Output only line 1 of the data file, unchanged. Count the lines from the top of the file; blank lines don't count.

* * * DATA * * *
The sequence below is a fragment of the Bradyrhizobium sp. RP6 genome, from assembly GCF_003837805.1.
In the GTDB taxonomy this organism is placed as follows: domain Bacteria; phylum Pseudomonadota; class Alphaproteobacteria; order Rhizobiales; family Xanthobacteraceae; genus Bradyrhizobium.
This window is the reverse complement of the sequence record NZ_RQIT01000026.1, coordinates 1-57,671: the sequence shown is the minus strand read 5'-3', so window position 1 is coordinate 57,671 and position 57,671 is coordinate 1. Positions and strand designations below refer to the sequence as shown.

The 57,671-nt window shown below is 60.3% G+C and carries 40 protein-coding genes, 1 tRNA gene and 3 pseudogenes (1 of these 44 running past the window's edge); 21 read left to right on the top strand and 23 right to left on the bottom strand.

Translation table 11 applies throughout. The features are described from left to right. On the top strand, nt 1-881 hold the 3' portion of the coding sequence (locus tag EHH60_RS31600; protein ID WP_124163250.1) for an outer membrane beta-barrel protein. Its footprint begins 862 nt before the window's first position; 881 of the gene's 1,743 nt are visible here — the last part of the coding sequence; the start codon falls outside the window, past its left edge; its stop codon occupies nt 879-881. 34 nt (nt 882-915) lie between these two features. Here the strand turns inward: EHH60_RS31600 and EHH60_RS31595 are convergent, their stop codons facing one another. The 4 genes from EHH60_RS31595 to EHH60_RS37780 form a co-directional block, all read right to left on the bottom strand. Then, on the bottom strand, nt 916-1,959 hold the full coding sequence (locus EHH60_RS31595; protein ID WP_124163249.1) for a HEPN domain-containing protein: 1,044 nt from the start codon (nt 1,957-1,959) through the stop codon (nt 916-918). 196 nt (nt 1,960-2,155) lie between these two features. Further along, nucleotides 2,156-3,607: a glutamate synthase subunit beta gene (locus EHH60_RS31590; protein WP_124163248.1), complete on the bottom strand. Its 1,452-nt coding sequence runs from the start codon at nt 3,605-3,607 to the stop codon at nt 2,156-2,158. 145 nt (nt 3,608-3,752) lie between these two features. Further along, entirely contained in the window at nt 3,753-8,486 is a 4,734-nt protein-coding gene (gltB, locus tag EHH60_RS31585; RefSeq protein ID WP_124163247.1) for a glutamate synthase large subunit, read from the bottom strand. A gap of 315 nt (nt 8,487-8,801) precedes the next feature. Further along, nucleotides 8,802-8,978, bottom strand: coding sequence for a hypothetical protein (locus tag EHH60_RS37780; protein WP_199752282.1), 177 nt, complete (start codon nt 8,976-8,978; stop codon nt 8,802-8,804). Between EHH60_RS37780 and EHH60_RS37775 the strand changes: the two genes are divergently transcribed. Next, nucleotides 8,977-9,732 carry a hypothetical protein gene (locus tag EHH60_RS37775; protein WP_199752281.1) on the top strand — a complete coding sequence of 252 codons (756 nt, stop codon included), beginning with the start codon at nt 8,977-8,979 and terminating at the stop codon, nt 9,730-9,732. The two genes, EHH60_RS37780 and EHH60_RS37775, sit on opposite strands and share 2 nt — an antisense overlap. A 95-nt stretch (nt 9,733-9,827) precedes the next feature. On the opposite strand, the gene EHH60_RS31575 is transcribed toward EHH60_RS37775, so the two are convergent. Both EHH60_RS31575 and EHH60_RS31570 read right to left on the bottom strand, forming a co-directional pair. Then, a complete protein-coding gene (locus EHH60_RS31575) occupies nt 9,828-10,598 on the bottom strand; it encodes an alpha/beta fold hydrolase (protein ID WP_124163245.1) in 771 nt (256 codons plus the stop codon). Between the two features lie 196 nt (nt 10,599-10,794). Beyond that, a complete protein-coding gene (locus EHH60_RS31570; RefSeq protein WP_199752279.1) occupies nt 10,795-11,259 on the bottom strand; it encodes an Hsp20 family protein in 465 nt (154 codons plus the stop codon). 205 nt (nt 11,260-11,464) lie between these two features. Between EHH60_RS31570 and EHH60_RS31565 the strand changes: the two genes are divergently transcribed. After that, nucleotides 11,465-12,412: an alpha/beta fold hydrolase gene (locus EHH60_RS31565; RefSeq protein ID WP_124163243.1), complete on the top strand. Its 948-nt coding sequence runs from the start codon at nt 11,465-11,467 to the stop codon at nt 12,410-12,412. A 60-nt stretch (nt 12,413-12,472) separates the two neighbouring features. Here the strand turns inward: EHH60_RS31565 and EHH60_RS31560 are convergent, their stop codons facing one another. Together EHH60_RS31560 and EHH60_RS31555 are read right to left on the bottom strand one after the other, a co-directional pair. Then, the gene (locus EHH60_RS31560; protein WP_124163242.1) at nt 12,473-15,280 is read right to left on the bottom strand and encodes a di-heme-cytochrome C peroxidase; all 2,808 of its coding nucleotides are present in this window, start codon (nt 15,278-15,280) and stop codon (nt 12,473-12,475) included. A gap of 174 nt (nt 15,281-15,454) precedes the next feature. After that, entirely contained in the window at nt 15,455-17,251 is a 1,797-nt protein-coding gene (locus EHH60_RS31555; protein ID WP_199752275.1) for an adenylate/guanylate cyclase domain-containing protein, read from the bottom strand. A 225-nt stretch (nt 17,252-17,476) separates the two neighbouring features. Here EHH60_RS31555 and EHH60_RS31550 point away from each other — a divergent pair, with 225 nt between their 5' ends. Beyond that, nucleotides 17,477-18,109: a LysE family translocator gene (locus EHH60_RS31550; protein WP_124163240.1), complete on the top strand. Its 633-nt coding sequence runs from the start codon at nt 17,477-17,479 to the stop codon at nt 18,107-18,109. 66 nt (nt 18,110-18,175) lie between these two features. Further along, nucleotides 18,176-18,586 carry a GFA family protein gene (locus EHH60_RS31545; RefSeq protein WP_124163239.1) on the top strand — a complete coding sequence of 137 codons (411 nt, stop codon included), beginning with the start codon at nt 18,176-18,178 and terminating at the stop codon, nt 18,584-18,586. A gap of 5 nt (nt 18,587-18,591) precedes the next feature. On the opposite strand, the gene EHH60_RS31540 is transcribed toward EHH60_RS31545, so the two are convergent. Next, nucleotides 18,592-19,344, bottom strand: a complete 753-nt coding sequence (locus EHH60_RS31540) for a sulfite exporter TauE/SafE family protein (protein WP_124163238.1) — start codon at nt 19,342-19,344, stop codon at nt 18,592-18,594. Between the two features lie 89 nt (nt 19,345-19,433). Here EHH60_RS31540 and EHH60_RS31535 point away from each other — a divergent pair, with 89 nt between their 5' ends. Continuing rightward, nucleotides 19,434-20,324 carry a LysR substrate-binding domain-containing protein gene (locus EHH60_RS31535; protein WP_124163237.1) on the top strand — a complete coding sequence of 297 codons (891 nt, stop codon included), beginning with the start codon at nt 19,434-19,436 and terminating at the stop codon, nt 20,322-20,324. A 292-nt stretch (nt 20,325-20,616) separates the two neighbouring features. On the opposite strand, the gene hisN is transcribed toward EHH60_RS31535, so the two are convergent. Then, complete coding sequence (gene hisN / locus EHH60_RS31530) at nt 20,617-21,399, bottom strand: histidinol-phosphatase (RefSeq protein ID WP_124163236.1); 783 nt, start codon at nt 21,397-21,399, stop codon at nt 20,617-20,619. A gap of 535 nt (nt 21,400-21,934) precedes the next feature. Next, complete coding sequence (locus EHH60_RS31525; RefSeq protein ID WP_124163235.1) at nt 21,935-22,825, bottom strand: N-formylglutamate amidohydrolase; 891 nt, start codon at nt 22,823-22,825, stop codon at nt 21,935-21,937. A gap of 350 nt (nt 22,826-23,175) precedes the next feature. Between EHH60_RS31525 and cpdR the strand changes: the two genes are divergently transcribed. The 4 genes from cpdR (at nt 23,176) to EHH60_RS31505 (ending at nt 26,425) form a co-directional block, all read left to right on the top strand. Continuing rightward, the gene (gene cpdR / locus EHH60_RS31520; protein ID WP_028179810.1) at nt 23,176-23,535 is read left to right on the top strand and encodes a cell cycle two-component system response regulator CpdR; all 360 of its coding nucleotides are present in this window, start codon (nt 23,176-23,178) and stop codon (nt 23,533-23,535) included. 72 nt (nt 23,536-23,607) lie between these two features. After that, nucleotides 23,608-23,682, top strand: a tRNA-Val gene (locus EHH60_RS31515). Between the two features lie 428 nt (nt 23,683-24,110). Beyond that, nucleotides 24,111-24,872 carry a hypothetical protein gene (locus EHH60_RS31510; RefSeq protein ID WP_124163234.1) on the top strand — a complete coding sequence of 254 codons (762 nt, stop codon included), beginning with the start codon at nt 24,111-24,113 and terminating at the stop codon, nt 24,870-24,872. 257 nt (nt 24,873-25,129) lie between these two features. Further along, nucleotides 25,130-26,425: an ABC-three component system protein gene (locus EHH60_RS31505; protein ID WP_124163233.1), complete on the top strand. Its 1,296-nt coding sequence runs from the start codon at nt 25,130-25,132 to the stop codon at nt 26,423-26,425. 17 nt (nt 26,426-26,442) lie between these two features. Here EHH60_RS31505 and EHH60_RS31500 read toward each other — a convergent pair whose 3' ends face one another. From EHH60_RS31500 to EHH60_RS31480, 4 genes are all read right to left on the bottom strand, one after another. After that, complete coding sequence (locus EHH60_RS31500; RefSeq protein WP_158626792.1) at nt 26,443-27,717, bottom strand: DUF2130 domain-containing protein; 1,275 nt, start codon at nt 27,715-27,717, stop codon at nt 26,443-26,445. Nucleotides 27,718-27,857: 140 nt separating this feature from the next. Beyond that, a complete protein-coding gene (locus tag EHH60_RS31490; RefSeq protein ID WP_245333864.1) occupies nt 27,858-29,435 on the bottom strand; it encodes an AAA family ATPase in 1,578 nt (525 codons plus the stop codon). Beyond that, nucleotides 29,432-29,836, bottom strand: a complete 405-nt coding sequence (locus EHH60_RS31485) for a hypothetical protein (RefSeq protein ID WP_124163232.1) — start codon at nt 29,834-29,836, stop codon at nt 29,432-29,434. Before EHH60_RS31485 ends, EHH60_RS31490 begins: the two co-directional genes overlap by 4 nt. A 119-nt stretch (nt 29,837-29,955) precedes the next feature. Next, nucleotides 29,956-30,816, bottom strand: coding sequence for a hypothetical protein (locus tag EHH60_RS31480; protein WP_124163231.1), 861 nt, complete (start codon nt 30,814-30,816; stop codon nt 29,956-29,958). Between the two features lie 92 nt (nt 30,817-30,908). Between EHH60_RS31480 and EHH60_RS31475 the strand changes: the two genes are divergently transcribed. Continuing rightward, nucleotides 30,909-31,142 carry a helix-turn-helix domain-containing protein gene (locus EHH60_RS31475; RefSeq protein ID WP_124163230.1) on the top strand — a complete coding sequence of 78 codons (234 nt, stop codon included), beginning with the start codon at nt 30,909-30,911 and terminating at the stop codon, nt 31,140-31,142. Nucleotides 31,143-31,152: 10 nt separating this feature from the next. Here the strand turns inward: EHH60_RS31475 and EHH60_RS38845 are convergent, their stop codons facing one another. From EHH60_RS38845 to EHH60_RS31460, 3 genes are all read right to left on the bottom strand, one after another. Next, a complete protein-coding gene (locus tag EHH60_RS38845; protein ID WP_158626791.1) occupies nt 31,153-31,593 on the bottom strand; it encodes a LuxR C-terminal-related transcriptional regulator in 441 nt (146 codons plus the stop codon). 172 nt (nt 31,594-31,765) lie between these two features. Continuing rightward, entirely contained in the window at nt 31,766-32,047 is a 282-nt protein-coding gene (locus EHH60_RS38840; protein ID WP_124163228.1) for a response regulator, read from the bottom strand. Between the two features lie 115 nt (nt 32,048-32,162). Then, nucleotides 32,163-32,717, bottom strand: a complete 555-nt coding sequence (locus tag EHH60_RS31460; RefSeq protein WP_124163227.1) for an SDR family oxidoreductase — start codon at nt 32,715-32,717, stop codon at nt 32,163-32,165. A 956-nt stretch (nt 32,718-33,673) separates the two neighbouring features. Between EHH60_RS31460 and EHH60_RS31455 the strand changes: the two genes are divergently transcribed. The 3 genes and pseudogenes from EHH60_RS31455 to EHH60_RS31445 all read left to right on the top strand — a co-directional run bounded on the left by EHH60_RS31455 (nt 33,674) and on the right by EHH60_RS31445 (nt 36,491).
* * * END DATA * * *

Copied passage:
The sequence below is a fragment of the Bradyrhizobium sp. RP6 genome, from assembly GCF_003837805.1.